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Nurse Mandy
Nurse Mandy, Nurse
Category: Health
Satisfied Customers: 498
Experience:  LPN since 2000. Experience in Orthopedics, Dermatology, Cardiology & Ear Nose and Throat
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MRI Assessment, There is a narrow, horizontal internal rupture,

Resolved Question:

MRI Assessment, There is a narrow, horizontal internal rupture, with a laceration of the femoral surface on the junction with the free end of the postierior horn of the medial meniscous. There is a circumscribed, undermined cartilaginous defect, in the center of the patela. There is no evidence of an osteochandral lesion or of a larger jouint mouse and there are no signs of arthritis, with an only discrete, retropatellar effusion. Centrally located, there is a state of irritation of the PCL, with mildly activated enthesiopathy of the quadroceps tendon on the upper pole of the patella, with a discrete, ventral peritendinitisand a complex, cystic ganglion in the area of the insertion of the capsule, dorsomedial, metaphyseal, on the distal femur. There is no bursitis. What does this mean in lamen terms?
Submitted: 5 years ago.
Category: Health
Expert:  Nurse Mandy replied 5 years ago.


My name isXXXXX you for using Just Answer.


You have 2 meniscus in your knee the medial (inside) and lateral (outside) The are c-shaped shock absorbing cartilages that sit on either side of your knee cap (patella) Basically you have a tear in the posterior horn of your meniscus (back bend of meniscus) Usually surgery is needed to either repair or remove part of it.


The patella is your knee cap. There is cartilage that lies behind it to keep it from rubbing the other bones. There is a defect in this, probably a small hole that has been rubbed into it. Once again, surgery can be done or they may want to try injections called Euflexxa or Synvisc that help lubricate the knee and stimulate growth of new cartilage. If this is an option, choose Euflexxa over Synvisc, my opinion is Euflexxa is better.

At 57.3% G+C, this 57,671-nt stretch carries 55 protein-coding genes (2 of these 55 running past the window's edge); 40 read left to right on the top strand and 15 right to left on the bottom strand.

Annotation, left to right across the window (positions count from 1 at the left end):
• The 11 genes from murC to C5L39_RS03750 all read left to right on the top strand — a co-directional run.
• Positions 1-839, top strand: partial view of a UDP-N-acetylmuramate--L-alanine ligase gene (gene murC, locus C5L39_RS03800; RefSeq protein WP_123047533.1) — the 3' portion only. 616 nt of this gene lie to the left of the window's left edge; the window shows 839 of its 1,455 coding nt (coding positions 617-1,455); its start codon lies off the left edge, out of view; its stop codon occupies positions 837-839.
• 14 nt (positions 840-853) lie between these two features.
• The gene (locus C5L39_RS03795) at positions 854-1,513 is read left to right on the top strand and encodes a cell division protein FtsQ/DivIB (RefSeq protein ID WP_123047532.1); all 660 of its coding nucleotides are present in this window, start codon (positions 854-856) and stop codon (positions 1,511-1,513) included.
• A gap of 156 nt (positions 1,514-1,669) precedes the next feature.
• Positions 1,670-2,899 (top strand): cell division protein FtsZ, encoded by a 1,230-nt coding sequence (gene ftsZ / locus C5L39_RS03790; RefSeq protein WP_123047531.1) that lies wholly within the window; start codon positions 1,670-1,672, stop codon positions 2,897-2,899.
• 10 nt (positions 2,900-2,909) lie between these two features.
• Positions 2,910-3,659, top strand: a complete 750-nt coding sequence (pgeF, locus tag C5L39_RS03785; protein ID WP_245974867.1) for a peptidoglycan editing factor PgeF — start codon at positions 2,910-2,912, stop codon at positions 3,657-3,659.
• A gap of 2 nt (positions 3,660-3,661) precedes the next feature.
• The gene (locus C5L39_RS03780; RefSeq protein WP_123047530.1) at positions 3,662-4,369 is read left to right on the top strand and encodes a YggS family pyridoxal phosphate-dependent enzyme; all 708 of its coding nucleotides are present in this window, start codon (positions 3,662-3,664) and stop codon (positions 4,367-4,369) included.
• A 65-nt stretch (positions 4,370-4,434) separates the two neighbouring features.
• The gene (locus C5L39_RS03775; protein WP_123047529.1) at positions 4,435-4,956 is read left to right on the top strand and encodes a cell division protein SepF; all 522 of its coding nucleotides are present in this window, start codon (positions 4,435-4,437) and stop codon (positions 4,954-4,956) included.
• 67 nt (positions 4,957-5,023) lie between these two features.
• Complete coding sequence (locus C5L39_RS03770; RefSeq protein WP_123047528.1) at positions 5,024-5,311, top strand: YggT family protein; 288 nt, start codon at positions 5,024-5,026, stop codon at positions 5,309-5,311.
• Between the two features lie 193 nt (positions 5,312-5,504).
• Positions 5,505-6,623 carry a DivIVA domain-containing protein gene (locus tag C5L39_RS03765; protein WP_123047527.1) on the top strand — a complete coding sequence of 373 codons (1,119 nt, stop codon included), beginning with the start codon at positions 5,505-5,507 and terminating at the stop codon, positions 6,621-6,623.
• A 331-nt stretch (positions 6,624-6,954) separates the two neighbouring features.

Your PCL is the posterior cruciate ligament (1 of the 4 major ones) . It is located on the back of the knee. Something is rubbing against it irritating it but with your report I'm not sure. Sometimes you develop bone spurs that can rub against ligaments and cartilage and irritate it.


enthesiopathy is a disorder of tendons attaching to the bone. Most of the time it is due to inflammation. So where all of those attach to the bone there is inflammation there.


Cystic ganglion is a non cancerous cyst that are very common in the knee. A lot of people have them and do not even know they are there. This may be a finding that was or is not causing symptoms but if you have to have surgery the doctor will most likely remove it.


Effusion is the medical word for swelling so there is some mild swelling around your knee cap .


Hope this has helped, if you have any further questions please let me know. Have a good day. Good luck with your knee!

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